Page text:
One summer afternoon in 1955, a Baylor University geology student was roaming the dry streambed of Tonk Creek in Crawford.
Bill Atlee was looking for fossils around Tonkawa Falls Park, lugging his geologist’s hammer. What he found instead was a human mystery: a set of carved figures, or petroglyphs, chiseled into the limestone bed of the creek.
“They were not deeply incised, but the sun was at just the right angle and made a shadow,” Atlee recalls. “I said, wow.”
Atlee spent the next few months investigating and mapping 51 petroglyphs and published his findings in a regional archeological journal the next year.
Atlee, 87, a retired petroleum geologist, will join other local and state experts Saturday at Tonkawa Falls Park to talk about the petroglyphs as part of a celebration of the archaeological site organized by the Crawford Community Historical Society. The event runs from 11 a.m. to 3 p.m., with discussion scheduled for 1 p.m.
Since Atlee’s discovery, the site has been deemed a state archaeological landmark, and further studies have mapped about 50 more petroglyphs.
But Atlee and others who are speaking Saturday said the key questions raised by the carvings remain unanswered: Who made them, how long ago, and what do they mean?
“It’s a mystery and I think it will remain a mystery until we can figure out how to interpret and date petroglyphs,” said David Lintz, a member of the Central Texas Archeological Society who has helped document the site for several decades and will speak Saturday.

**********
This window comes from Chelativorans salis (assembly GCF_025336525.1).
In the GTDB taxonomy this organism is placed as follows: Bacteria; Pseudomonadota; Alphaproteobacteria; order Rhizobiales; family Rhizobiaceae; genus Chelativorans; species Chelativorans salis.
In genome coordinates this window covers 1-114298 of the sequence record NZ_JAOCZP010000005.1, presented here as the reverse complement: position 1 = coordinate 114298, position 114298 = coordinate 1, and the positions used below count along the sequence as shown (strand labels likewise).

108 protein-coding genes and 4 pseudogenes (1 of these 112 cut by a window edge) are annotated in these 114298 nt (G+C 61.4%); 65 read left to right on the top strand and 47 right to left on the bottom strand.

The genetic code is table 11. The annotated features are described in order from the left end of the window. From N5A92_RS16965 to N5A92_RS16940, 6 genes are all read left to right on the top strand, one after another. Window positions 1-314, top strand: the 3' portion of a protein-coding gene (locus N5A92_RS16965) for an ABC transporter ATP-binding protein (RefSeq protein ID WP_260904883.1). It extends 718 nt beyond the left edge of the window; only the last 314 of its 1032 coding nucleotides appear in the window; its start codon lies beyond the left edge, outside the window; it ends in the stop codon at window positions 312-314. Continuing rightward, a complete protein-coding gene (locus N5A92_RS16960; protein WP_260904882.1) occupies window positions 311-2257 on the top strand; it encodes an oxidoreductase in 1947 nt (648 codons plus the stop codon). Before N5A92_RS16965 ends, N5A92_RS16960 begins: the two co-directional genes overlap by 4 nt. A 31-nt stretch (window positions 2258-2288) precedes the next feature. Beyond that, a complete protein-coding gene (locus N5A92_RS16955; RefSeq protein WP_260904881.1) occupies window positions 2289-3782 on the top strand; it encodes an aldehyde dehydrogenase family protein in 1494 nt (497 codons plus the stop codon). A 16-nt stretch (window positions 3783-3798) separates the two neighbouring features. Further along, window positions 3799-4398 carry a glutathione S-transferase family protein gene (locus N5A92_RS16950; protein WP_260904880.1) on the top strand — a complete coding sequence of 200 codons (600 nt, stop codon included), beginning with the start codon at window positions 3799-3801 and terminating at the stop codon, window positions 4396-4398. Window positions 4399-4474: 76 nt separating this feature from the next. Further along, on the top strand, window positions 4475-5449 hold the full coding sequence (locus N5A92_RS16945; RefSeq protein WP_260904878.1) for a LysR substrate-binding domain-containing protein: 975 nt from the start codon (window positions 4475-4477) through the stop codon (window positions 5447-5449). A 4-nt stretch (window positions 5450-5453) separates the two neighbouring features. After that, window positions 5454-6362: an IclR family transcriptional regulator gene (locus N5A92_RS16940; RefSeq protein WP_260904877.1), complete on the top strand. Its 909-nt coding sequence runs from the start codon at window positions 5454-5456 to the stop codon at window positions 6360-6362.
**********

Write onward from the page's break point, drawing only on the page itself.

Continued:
Techniques such as radiocarbon dating do not work for petroglyphs, leaving archaeologists to rely on contextual information, such as patterns of petroglyphs at other sites, or artifacts found in the immediate area.
Tonkawa Falls has traditionally been associated with the Tonkawa Indians, a nomadic and warlike tribe that roamed Central and South Texas before being forced onto reservations in the mid-1800s and ultimately exiled to Oklahoma, where a remnant of the tribe still lives.
But the petroglyphs could just as easily have been made by Paleoindians thousands of years before the Tonkawa were known to be here. Atlee said artifacts such as spear points have been found in nearby rock shelters have been dated as far back as 5,000 years. Not far away, the Horn Shelter on the Brazos River yielded two intact skeletons dating to some 11,000 years ago.